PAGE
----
NYS Mold Laws
NEW YORK ASSEMBLY BILL A01466 (2011)
Introduced in January of 2011, Assembly Bill A01466 is titled “An act to amend the public housing law, the public health law, and the real property law, in relation to the remediation and prevention of indoor mold and requiring the disclosure of indoor mold history upon the sale of certain real property.”
The bill is intended to set standards and practices for the handling of indoor mold in both real property and public housing. It includes three major specific provisions:
Section 1 amends the public housing law by adding section 16-a, which directs and authorizes the commissioner to create procedures for the remediation and prevention of mold.
Section 2 amends the public health law by adding article 48-A, which authorizes the commissioner to publicize standards in the detection, prevention, and remediation of indoor mold within environments subject to the rules of the department.
Section 3 amends subdivision 2 of section 462 of the real property law, as added by chapter 456 of the laws of 2001, by adding questions 19-a and 19-b, which pertain to indoor mold, to the Property Condition Disclosure Statement.
NEW YORK PUBLIC HEALTH LAW SECTION 1384 (2005)
Article 13, Title 11-A, Section 1384 of the Laws of New York was passed in 2005. The law formed the New York Toxic Mold Task Force with the following duties:
(a) assess, based on scientific evidence, the nature, scope and magnitude of the adverse environmental and health impacts caused by toxic mold in the state;
(b) measure, based on scientific evidence, the adverse health effects of exposure to molds on the general population, including specific effects on subgroups identifiable as being at greater risk of adverse health effects when exposed to molds;
(c) identify actions taken by state, and local governments, and other entities;
(d) assess the latest scientific data on exposure limits to mold in indoor environments;
(e) determine methods for the control of mold in a cost-effective and environmentally sound manner and identify measures to mitigate mold; and
(f) prepare a report to the governor and the legislature that assesses the current body of knowledge on toxic mold, provides the status of toxic mold in the state, and assesses the feasibility of any further actions to be taken by the legislature or state agencies as recommended by the task force.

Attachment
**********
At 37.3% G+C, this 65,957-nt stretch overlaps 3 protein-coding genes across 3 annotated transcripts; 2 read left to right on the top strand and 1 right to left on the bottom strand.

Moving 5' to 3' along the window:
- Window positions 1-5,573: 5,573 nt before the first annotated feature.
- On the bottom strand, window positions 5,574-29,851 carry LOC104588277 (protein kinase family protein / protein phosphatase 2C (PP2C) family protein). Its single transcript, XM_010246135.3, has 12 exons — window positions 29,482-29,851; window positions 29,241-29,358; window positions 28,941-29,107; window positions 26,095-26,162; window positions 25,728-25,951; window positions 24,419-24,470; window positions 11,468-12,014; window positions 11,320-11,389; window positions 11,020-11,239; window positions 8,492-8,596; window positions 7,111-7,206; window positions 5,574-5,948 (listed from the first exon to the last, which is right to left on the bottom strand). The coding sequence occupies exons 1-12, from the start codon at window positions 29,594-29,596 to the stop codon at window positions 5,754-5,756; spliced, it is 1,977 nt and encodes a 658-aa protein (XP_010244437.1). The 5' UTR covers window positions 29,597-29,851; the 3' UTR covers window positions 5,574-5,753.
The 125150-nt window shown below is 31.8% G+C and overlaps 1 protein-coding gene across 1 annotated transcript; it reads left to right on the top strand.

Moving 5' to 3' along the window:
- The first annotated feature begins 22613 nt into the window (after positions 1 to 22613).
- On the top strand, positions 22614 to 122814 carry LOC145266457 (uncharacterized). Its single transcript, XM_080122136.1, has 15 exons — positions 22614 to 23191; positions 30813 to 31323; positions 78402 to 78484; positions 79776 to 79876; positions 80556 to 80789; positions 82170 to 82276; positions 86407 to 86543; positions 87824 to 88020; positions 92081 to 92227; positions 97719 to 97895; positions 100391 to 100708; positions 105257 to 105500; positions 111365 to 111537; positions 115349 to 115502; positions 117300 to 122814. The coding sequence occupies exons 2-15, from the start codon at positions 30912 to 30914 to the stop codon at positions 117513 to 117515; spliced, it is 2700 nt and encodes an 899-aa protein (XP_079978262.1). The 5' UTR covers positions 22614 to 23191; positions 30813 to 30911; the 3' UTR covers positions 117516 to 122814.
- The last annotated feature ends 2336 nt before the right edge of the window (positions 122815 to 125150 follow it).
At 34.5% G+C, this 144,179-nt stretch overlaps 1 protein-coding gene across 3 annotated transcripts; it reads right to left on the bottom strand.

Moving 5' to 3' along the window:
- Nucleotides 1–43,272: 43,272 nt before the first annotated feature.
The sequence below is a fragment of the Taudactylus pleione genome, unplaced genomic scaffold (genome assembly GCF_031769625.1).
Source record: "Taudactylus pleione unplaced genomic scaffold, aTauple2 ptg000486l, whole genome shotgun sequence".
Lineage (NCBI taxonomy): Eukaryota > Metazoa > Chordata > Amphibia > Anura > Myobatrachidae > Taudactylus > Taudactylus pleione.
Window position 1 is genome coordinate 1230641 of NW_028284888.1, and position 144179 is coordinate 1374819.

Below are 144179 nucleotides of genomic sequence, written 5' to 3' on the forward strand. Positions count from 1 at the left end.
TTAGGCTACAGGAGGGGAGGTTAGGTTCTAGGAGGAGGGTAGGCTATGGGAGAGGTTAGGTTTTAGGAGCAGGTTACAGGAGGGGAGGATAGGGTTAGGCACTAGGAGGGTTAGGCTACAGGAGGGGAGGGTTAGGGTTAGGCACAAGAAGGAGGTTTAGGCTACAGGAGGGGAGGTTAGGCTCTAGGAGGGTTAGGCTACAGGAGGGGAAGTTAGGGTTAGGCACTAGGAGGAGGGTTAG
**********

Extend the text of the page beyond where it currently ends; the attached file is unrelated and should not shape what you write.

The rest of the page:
Mold (The Full Story)
Mold is a non-scientific term for many types of fungi - unwanted, unappealing patches of black, brown, yellow, pink, green, smelly, fuzzy growths. Countless species of mold are found both indoors and outdoors.
"Mold" and "fungus" have many connotations, most of them unpleasant: musty odors, damp basements, moldy carpets, water leaks, soggy drywall, athlete's foot, and poisonous mushrooms, among others. On the positive side, molds are also responsible for penicillin and blue cheese; yeasts are fungi (plural of fungus) used to make bread, beer, and wine; and some types of mushrooms are considered edible delicacies. And without fungi to break them down, the world would be buried in leaves, trees, grass, and garbage.
Although mold and its spores are literally everywhere, active mold growth requires moisture. Whether on visible surfaces or hiding behind drywall, in attics, or under carpets, indoor mold grows in the presence of excessive dampness or water. Also found in damp indoor environments are:
break-down products of bacteria and molds, such as proteins, cell-wall particles (glucans) and volatile organic compounds (the actual cause of the musty odor associated with mold);
airborne chemicals, gasses, and particulate matter caused by destruction of materials by growing molds.
Indoor mold may be unsightly and smelly, but the potential problems are more serious than that. By definition, actively-growing mold damages the material it lives on, thereby impairing structural integrity. In addition, mold is associated with some untoward health effects in humans, including allergies and infections. (Some health effects attributed to mold may in fact be caused by bacteria, dust mites, etc., found in mold-colonized environments. So-called "toxic mold" has been claimed as the cause of "toxic mold disease"; this syndrome remains undefined and "toxic mold" as a cause remains unproven. "Toxic mold" is also unproven as a cause of the various symptoms associated with "sick building syndrome".1,2)
Mold growth in homes, schools, and businesses should be eliminated for the sake of human health, structural integrity, and quality of life. Cleaning up small amounts of mold can be done by homeowners. Eliminating mold from large areas requires expertise and protection both for the removal specialists and occupants of the affected space.